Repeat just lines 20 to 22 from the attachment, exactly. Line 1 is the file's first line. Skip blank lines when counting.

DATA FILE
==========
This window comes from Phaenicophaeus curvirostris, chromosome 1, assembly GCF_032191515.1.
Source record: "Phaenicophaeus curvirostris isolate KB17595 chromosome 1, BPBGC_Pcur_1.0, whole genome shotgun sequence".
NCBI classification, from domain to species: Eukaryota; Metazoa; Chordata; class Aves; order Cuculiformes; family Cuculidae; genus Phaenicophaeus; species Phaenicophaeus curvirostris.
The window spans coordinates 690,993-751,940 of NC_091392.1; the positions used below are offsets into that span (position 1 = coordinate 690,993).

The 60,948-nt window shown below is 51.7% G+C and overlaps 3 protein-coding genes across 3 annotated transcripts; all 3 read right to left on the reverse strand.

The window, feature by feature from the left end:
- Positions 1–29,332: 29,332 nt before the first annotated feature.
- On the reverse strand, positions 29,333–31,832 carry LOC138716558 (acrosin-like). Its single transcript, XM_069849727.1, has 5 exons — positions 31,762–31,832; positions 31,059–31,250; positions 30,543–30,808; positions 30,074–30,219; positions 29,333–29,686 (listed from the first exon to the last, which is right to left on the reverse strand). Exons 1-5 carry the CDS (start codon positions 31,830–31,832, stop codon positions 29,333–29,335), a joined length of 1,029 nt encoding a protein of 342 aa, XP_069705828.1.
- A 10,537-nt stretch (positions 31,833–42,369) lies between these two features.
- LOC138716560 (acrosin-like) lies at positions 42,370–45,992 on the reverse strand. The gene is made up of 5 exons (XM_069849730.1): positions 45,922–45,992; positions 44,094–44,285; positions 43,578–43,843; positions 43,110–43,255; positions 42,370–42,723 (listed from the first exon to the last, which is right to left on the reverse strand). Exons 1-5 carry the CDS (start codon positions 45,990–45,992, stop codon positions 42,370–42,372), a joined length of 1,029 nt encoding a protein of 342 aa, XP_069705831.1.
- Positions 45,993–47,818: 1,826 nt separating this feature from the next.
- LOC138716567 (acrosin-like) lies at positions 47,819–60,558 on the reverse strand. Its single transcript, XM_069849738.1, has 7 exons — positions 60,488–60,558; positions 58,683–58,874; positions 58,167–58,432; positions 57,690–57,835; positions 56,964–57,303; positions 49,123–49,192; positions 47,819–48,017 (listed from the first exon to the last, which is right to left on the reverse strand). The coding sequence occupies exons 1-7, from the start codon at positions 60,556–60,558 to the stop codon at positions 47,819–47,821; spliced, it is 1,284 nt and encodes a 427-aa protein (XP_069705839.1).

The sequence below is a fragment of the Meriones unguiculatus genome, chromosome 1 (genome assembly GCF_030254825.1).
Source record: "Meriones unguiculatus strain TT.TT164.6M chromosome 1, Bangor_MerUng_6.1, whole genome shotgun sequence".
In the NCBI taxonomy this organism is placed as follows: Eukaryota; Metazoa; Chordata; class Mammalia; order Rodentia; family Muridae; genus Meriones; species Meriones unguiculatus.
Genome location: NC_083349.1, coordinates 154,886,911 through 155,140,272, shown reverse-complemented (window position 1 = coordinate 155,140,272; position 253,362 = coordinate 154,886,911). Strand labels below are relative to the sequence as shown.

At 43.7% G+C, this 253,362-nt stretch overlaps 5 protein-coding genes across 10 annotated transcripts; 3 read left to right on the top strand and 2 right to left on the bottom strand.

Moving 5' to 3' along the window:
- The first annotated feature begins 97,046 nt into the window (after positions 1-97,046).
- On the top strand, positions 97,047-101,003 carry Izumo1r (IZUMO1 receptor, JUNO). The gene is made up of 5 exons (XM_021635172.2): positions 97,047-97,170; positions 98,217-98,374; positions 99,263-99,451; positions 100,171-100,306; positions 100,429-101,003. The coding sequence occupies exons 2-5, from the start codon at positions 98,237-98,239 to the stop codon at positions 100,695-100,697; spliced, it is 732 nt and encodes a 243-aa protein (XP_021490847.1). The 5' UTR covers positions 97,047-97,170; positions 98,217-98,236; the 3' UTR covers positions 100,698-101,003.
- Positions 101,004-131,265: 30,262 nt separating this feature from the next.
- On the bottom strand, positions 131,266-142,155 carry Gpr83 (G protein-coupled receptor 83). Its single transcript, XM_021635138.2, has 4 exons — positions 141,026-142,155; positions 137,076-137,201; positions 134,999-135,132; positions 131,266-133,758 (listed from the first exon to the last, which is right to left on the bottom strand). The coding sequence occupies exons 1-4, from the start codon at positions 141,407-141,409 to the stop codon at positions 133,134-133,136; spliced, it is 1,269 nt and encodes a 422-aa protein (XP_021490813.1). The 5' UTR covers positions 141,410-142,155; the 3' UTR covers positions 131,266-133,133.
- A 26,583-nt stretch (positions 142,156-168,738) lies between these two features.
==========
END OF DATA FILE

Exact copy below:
- On the top strand, positions 97,047-101,003 carry Izumo1r (IZUMO1 receptor, JUNO). The gene is made up of 5 exons (XM_021635172.2): positions 97,047-97,170; positions 98,217-98,374; positions 99,263-99,451; positions 100,171-100,306; positions 100,429-101,003. The coding sequence occupies exons 2-5, from the start codon at positions 98,237-98,239 to the stop codon at positions 100,695-100,697; spliced, it is 732 nt and encodes a 243-aa protein (XP_021490847.1). The 5' UTR covers positions 97,047-97,170; positions 98,217-98,236; the 3' UTR covers positions 100,698-101,003.
- Positions 101,004-131,265: 30,262 nt separating this feature from the next.
- On the bottom strand, positions 131,266-142,155 carry Gpr83 (G protein-coupled receptor 83). Its single transcript, XM_021635138.2, has 4 exons — positions 141,026-142,155; positions 137,076-137,201; positions 134,999-135,132; positions 131,266-133,758 (listed from the first exon to the last, which is right to left on the bottom strand). The coding sequence occupies exons 1-4, from the start codon at positions 141,407-141,409 to the stop codon at positions 133,134-133,136; spliced, it is 1,269 nt and encodes a 422-aa protein (XP_021490813.1). The 5' UTR covers positions 141,410-142,155; the 3' UTR covers positions 131,266-133,133.